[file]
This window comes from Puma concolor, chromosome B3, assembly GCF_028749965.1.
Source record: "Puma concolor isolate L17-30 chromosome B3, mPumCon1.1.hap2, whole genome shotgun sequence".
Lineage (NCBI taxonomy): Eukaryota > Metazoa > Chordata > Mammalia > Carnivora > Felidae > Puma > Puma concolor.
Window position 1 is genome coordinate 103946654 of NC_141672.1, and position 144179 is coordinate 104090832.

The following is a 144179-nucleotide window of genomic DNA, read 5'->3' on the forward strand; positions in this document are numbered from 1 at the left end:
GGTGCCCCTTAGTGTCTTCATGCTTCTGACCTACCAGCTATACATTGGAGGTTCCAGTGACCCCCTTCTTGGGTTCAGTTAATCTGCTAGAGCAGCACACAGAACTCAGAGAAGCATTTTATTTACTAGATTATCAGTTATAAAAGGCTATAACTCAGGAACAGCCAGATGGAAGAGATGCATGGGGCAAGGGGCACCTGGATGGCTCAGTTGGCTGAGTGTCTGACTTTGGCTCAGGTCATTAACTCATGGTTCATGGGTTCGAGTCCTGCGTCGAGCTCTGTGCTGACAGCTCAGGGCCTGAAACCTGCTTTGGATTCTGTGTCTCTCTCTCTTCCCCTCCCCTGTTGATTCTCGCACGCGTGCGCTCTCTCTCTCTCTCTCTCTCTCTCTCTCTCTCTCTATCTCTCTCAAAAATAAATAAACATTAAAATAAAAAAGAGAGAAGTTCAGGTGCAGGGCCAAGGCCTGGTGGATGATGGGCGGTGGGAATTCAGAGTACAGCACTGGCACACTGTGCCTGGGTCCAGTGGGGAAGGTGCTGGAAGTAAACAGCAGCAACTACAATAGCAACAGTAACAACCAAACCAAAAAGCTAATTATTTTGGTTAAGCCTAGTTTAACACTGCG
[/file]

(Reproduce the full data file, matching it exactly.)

This window comes from Puma concolor, chromosome B3, assembly GCF_028749965.1.
Source record: "Puma concolor isolate L17-30 chromosome B3, mPumCon1.1.hap2, whole genome shotgun sequence".
Lineage (NCBI taxonomy): Eukaryota > Metazoa > Chordata > Mammalia > Carnivora > Felidae > Puma > Puma concolor.
Window position 1 is genome coordinate 103946654 of NC_141672.1, and position 144179 is coordinate 104090832.

The following is a 144179-nucleotide window of genomic DNA, read 5'->3' on the forward strand; positions in this document are numbered from 1 at the left end:
GGTGCCCCTTAGTGTCTTCATGCTTCTGACCTACCAGCTATACATTGGAGGTTCCAGTGACCCCCTTCTTGGGTTCAGTTAATCTGCTAGAGCAGCACACAGAACTCAGAGAAGCATTTTATTTACTAGATTATCAGTTATAAAAGGCTATAACTCAGGAACAGCCAGATGGAAGAGATGCATGGGGCAAGGGGCACCTGGATGGCTCAGTTGGCTGAGTGTCTGACTTTGGCTCAGGTCATTAACTCATGGTTCATGGGTTCGAGTCCTGCGTCGAGCTCTGTGCTGACAGCTCAGGGCCTGAAACCTGCTTTGGATTCTGTGTCTCTCTCTCTTCCCCTCCCCTGTTGATTCTCGCACGCGTGCGCTCTCTCTCTCTCTCTCTCTCTCTCTCTCTCTCTCTATCTCTCTCAAAAATAAATAAACATTAAAATAAAAAAGAGAGAAGTTCAGGTGCAGGGCCAAGGCCTGGTGGATGATGGGCGGTGGGAATTCAGAGTACAGCACTGGCACACTGTGCCTGGGTCCAGTGGGGAAGGTGCTGGAAGTAAACAGCAGCAACTACAATAGCAACAGTAACAACCAAACCAAAAAGCTAATTATTTTGGTTAAGCCTAGTTTAACACTGCG